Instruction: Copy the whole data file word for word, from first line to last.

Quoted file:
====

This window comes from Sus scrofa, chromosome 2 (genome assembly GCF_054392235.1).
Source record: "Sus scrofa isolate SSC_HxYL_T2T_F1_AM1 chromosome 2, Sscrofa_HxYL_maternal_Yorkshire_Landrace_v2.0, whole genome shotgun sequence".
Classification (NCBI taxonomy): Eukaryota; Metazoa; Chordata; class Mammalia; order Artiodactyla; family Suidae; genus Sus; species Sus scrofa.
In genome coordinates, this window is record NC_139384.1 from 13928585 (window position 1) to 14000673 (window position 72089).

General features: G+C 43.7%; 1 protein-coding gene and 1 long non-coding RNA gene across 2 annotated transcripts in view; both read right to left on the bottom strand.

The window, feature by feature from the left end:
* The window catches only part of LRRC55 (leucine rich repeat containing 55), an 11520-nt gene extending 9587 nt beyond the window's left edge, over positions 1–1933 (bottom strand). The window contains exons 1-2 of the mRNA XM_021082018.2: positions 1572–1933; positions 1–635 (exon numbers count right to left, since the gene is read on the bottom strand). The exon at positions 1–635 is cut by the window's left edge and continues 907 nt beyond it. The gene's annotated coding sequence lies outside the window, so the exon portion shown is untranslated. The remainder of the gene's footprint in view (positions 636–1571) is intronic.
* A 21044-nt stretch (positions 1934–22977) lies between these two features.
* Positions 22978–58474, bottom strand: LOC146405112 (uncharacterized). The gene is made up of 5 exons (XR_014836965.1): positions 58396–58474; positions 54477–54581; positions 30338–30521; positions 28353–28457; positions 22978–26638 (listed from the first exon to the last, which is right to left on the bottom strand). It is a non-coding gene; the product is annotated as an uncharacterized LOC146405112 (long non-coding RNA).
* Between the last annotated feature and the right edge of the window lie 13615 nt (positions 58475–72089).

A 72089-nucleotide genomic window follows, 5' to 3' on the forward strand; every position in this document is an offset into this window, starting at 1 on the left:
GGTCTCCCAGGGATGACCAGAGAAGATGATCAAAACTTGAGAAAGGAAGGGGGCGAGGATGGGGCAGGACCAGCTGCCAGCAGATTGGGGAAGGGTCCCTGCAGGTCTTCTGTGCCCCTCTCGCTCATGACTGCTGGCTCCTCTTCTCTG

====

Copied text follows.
This window comes from Sus scrofa, chromosome 2 (genome assembly GCF_054392235.1).
Source record: "Sus scrofa isolate SSC_HxYL_T2T_F1_AM1 chromosome 2, Sscrofa_HxYL_maternal_Yorkshire_Landrace_v2.0, whole genome shotgun sequence".
Classification (NCBI taxonomy): Eukaryota; Metazoa; Chordata; class Mammalia; order Artiodactyla; family Suidae; genus Sus; species Sus scrofa.
In genome coordinates, this window is record NC_139384.1 from 13928585 (window position 1) to 14000673 (window position 72089).

General features: G+C 43.7%; 1 protein-coding gene and 1 long non-coding RNA gene across 2 annotated transcripts in view; both read right to left on the bottom strand.

The window, feature by feature from the left end:
* The window catches only part of LRRC55 (leucine rich repeat containing 55), an 11520-nt gene extending 9587 nt beyond the window's left edge, over positions 1–1933 (bottom strand). The window contains exons 1-2 of the mRNA XM_021082018.2: positions 1572–1933; positions 1–635 (exon numbers count right to left, since the gene is read on the bottom strand). The exon at positions 1–635 is cut by the window's left edge and continues 907 nt beyond it. The gene's annotated coding sequence lies outside the window, so the exon portion shown is untranslated. The remainder of the gene's footprint in view (positions 636–1571) is intronic.
* A 21044-nt stretch (positions 1934–22977) lies between these two features.
* Positions 22978–58474, bottom strand: LOC146405112 (uncharacterized). The gene is made up of 5 exons (XR_014836965.1): positions 58396–58474; positions 54477–54581; positions 30338–30521; positions 28353–28457; positions 22978–26638 (listed from the first exon to the last, which is right to left on the bottom strand). It is a non-coding gene; the product is annotated as an uncharacterized LOC146405112 (long non-coding RNA).
* Between the last annotated feature and the right edge of the window lie 13615 nt (positions 58475–72089).

A 72089-nucleotide genomic window follows, 5' to 3' on the forward strand; every position in this document is an offset into this window, starting at 1 on the left:
GGTCTCCCAGGGATGACCAGAGAAGATGATCAAAACTTGAGAAAGGAAGGGGGCGAGGATGGGGCAGGACCAGCTGCCAGCAGATTGGGGAAGGGTCCCTGCAGGTCTTCTGTGCCCCTCTCGCTCATGACTGCTGGCTCCTCTTCTCTG